Couscous... That’s the tasteless stuff you get in packets and add hot water to, right?
Not a grain of truth in it, say two women who are passionate about turning Sheffielders on to the North African staple.
“It is so much more than instant carbs. Made properly, with love and care, it’s the ultimate in comforting, nurturing food,” says Bahia Lynch, self-proclaimed couscous queen.
Bahia, 57, of Nether Edge, is biased; she grew up in Algeria where couscous is a daily staple and is far from instant.
She recalls the women in her Berber village preparing couscous from scratch - and the process taking hours and hours.
“It was a social event; every spring women in the village would meet at one house to roll the sack-loads of couscous for use during the rest of the year,” she says.
“We slowly add water to the hard, dry grains and sit around huge wooden or aluminium platters, rubbing it and rolling it with our hands until all the water is absorbed. A lot of chatting goes on at the same time,” she grins.
It takes the women an hour to get a kilo of grain to the right stage for drying down to use in coming months, or for cooking - several long and gentle steaming sessions.
“It’s a very time-consuming and complicated process but the result is so worth it. It’s nothing like the packet stuff, which is pre-cooked and in my opinion, overcooked. It never goes as soft and fluffy as it should do. We add the best olive oil we have and make delicious merka sauce to ladle over the top and it is absolutely delicious.”
“Bahia thinks the Western habit of adding sweetcorn and chopped peppers and spring onions is absolute sacrilege,” says Liz Kettle, the friend she converted to the real deal over 20 years ago.
“She invited me for a meal and it was like watching an Algerian Nigella Lawson at work,” says Liz. “To test if the couscous was steamed enough, she whacked it with a big wooden spoon. The spoon bounces back when the couscous is ready. I suppose it’s a bit like the Italian tip of flinging spaghetti at a wall to see if it sticks.”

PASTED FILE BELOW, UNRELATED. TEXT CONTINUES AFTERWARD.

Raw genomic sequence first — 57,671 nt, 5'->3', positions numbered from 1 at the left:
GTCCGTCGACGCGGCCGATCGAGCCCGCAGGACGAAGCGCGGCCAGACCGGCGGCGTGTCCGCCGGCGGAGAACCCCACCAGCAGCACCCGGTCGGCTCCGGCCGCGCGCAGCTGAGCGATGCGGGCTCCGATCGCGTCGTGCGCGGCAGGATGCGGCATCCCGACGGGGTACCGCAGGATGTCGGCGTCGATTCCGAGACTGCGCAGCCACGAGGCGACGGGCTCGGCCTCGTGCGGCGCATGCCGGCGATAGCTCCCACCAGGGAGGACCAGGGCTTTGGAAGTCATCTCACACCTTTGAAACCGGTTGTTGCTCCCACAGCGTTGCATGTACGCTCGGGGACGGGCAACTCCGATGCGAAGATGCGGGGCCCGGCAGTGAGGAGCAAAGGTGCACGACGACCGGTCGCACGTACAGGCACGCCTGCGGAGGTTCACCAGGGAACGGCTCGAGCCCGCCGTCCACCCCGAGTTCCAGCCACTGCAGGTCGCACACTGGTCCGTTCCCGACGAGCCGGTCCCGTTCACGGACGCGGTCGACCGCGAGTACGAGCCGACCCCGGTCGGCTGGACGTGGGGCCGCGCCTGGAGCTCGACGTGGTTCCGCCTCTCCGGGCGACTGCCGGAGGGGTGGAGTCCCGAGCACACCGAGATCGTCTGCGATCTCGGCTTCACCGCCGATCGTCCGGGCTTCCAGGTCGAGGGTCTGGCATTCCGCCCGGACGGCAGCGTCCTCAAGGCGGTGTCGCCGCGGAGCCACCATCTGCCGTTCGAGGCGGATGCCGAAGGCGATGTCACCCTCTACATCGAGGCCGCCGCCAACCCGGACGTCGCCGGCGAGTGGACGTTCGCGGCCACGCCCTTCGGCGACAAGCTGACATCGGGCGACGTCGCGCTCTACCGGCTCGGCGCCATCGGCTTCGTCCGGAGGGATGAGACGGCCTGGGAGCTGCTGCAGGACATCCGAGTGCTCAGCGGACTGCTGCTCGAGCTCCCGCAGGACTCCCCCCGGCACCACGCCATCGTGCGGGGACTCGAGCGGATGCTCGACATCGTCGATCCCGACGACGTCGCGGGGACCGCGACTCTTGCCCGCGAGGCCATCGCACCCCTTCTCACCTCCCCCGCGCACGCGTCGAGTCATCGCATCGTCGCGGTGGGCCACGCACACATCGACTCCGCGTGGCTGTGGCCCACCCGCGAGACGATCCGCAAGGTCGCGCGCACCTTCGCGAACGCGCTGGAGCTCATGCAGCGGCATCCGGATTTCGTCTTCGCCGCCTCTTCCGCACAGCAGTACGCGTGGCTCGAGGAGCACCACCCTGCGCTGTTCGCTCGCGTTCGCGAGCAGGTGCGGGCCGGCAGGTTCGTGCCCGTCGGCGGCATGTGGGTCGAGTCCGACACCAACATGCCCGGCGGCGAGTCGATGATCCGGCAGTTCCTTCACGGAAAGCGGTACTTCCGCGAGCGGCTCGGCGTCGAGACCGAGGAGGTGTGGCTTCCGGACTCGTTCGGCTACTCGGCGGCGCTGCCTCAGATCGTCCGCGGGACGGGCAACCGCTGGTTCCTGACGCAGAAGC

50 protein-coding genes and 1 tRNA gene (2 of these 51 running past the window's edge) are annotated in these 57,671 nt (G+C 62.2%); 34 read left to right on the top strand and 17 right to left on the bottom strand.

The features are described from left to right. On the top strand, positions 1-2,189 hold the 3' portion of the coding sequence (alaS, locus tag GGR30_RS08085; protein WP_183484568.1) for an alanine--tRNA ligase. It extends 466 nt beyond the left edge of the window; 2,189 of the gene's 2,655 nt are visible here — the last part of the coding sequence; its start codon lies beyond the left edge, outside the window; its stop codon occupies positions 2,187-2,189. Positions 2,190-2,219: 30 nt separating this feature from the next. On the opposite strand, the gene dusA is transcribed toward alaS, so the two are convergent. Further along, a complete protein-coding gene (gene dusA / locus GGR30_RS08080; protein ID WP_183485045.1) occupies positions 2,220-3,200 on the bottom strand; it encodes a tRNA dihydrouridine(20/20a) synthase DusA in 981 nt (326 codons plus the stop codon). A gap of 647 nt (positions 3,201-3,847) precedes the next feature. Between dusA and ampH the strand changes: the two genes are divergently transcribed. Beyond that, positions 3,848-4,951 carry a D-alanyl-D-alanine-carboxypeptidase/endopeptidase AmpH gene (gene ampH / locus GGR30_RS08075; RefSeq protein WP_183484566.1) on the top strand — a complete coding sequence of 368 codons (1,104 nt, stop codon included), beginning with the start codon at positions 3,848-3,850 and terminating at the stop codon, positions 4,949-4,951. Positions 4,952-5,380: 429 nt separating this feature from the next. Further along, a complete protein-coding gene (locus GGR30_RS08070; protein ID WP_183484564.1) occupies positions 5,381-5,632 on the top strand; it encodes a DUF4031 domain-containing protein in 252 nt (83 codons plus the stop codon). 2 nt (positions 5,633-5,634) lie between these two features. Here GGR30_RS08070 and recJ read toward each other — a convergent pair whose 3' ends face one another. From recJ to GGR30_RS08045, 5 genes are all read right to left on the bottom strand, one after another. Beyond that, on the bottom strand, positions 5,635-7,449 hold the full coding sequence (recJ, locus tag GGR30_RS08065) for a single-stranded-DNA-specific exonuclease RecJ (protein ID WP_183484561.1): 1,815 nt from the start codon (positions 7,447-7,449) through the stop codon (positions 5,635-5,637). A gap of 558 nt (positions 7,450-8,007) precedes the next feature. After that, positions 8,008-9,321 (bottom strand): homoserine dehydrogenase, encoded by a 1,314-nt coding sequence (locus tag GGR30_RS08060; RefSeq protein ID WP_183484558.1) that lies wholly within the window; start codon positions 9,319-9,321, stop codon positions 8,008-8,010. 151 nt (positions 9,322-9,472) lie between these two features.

The pair have set up their own catering business, Absolutely Couscous (www.absolutelycouscous.co.uk), preparing party food, sharing banquets for weddings and staging Algerian theme nights at Sharrow’s Harland Cafe in John Street.
The nights have been very popular, but now Bahia and Liz want their guests to learn as they eat. They are staging a Share and Tell night on Saturday, March 23, to “explain the culture and the tradition of couscous,” says Bahia.
The secrets handed down through generations of women in her Berber family will be revealed - and so will their glorious spice and preserved lemon-laden tagine and stew recipes. An £18 banquet of authentic Algerian food will include Salata Mechouia, a smoky roast vegetable salad, courgettes stuffed with spiced minced lamb, beans in rich tomato and onions and sweet pastries with almond fillings. “And couscous, of course,” says Liz.
“We will have Algerian music playing and if Bahia isn’t too tired after all the cooking, she’ll show us some Berber dances.”